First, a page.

The Toronto Summer Music Festival’s opening concert made the audience very happy with a program of piano trios heavily weighted towards lamentation. Gabriel Fauré composed his Op. 120 trio in retirement while oppressed by old age, total deafness and bouts of bronchial pneumonia, but he makes his misery sing. Jean-Claude Pennetier’s piano throbs a wonderfully soft, long-breathed lyric passage that the strings imitate, weaving polyphonic windows for the piano to sparkle through. A flow of lyrical motifs mingle in elegant conversation of charming melodies, subdued rhythms and witty repartée. The mood throughout is equally elegiac and cheerful.

A highlight of the central Andantino is the opening duet for Régis Pasquier’s violin and the cello of Roland Pidoux. Their harmonies flow like electric caramel against a counter-current of piano that emerges in a solo of evanescent beauty. The movement concludes in a collage of moods that varies from haunting to meditative to dark introspection and finally, a subtle, austere, repose.

The Finale is animated, mixing Gallic clarity, delicacy and fire, as the piano sings luminous among the shimmering octaval harmonies of the strings. A phrase, repeated several times, that sounds like Leoncavallo’s “Ridi Pagliaccio” distracts the mind until the ensemble dances Fauré’s movement thumpingly to the end of its time.

The Trio Pennetier Pasquier Pidoux totally earned the confidence of the audience in Koerner Hall with their Fauré. They followed with the Piano Trio in A minor by Fauré’s student Maurice Ravel, and it was, like the baby bear’s porridge, just right. Ravel wrote his work in August 1914, while he was seething with an “insane heroic rage” to fight the Kaiser’s army. I have never found any “tone poem”-style references to history in this music, which is an unequivocably delightful feast of Basque dances, Malaysian verse forms, Baroque structures and French neoclassical stylings that avoid German motivic development in favour of the more varied and fluid French style.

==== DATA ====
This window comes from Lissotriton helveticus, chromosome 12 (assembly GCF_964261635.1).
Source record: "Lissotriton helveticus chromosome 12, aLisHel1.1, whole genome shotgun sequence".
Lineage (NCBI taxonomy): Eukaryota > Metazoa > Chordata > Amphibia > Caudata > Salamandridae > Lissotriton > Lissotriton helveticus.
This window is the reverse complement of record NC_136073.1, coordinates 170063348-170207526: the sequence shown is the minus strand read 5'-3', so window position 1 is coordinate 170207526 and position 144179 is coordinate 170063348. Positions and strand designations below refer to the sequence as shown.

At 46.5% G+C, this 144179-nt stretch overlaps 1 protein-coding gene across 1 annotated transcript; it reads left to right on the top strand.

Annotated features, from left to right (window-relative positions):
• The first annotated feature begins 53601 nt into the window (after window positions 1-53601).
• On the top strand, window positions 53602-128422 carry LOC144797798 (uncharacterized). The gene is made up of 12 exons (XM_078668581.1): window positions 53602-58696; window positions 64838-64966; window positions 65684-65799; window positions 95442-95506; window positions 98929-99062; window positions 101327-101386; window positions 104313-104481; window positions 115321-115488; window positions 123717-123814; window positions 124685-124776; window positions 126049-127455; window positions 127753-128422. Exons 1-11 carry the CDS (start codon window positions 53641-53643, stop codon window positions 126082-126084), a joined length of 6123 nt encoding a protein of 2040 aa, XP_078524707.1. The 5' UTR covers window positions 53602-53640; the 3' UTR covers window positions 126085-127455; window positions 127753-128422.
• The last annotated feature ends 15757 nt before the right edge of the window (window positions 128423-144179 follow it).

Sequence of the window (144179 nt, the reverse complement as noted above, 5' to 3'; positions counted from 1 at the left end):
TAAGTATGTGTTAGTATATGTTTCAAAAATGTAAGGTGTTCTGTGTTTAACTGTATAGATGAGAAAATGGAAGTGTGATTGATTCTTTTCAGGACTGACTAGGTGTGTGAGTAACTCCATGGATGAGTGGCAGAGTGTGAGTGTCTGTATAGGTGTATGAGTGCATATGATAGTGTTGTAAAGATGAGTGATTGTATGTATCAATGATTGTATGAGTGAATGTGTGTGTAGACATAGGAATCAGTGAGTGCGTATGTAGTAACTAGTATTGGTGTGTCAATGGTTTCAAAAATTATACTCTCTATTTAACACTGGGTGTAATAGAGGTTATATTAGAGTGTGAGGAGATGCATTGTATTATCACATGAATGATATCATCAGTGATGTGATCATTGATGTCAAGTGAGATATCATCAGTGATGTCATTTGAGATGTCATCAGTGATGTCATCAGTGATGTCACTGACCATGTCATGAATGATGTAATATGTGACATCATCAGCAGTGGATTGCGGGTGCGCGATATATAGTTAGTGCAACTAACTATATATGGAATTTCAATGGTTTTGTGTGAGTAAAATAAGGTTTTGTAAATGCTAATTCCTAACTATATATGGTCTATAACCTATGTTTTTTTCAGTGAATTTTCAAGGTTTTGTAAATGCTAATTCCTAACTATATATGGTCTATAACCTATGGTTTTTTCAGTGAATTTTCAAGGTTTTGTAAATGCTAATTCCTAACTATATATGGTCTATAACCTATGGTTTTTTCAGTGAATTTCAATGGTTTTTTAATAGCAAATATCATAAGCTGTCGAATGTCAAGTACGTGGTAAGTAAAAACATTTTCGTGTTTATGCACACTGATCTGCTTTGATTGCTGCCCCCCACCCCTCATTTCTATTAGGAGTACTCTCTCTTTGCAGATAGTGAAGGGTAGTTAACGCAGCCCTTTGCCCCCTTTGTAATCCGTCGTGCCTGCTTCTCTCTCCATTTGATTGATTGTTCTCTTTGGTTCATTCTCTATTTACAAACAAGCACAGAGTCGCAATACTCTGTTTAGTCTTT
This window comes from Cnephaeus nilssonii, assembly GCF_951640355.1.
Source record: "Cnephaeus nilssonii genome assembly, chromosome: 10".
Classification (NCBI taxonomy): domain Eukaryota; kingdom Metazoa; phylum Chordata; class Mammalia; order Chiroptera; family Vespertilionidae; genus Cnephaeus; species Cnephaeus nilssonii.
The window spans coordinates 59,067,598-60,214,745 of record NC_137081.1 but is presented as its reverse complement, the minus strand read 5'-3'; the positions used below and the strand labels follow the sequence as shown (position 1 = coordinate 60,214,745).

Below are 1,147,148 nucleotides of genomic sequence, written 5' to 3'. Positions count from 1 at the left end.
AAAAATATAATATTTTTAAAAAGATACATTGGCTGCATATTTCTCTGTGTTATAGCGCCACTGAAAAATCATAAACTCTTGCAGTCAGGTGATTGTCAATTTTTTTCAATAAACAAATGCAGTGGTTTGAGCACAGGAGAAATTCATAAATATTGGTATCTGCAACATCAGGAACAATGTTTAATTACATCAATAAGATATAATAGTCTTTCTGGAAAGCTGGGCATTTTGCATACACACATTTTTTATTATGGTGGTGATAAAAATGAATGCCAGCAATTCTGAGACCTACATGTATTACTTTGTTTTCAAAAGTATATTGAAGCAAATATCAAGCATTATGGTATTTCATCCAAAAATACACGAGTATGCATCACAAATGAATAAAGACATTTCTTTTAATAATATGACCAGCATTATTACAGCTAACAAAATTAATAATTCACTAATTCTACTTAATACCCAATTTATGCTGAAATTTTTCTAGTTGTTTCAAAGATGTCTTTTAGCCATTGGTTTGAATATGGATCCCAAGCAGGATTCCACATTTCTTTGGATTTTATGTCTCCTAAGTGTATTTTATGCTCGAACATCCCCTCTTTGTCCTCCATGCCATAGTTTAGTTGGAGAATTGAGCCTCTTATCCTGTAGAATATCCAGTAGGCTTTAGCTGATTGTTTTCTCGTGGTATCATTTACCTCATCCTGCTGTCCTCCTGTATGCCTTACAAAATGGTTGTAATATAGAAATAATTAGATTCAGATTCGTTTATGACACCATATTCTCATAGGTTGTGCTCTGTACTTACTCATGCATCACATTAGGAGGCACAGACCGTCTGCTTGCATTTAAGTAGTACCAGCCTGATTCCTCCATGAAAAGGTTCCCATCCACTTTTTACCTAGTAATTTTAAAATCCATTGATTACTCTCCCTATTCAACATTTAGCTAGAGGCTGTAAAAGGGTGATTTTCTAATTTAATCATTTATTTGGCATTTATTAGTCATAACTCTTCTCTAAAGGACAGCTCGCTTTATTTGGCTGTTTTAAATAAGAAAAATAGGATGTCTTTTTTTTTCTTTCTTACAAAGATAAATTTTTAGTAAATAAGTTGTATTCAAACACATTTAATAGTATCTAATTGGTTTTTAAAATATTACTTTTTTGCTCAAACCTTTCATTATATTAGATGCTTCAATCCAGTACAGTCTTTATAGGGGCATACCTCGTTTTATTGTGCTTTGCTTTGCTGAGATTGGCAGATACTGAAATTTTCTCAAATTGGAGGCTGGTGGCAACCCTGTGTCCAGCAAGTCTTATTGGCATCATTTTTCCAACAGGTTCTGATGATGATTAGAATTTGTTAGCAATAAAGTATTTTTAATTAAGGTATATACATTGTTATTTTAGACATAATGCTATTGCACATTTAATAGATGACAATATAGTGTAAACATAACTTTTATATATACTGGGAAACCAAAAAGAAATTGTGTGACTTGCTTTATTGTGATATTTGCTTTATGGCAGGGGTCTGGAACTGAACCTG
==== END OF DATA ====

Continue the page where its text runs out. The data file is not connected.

The opening movement, Modéré, floats poetically as a dream sequence, as much a tribute to the Trio PPP’s delicate touch as it is to Ravel’s signature language. Alternately rhythmic and lyrical, the space of this movement feels exotic and neo-pastoral. The scherzo is sprightly-go-lightly, glittering with pizzicato and delightful trilling and tremolos in the piano that keep virtuosity just under the radar so the delicious flavours of the music come through as simplicity. Desolation comes out momentarily in the third, the passacaglia with its jagged and sparse entwined lines of hollow harmonies. This movement, along with the gallows section of Gaspard de la nuit, is as close as Ravel gets to a descent into the underworld. The finale brings us squarely into the energy and turbulence of the modern urban world with sounds of a city – be it Gershwin’s New York, Weill’s Berlin, or the Paris of the Lost Generation. The whole sound of it is popular, refreshing, and now.

After intermission it was the 20-year-old Rachmaninov’s sprawling lament for his dead hero Tchaikovsky – his Elegiac Trio in D minor, Op. 9. The opening ostinato descending scale in the piano and the lament shared by the strings roll out an intensity that rises to the paroxysmal, declines, and rises again in thunder against heaven, subsiding, finally in self-soothing repetitions and a merciful fade-away. Throughout, one senses and is grateful for the classical restraint of the players. There are interesting manic and sardonic traces in the second movement, as well as feelings of holocaustic destruction. The Scherzo is tempestuous, offering a sense of release into popular sounding themes. The Finale is dark, minor, dissonant, with a remarkable piano solo that rolls out like a funeral cortège moving in a low, slow march towards the end.

It was a masterful performance and the audience was generous. The Trio Pennetier Paquier Pidoux responded with an sprightly encore from a Beethoven piano trio. This is a very auspicious opening for the festival, themed as “Paris la Belle Époque”.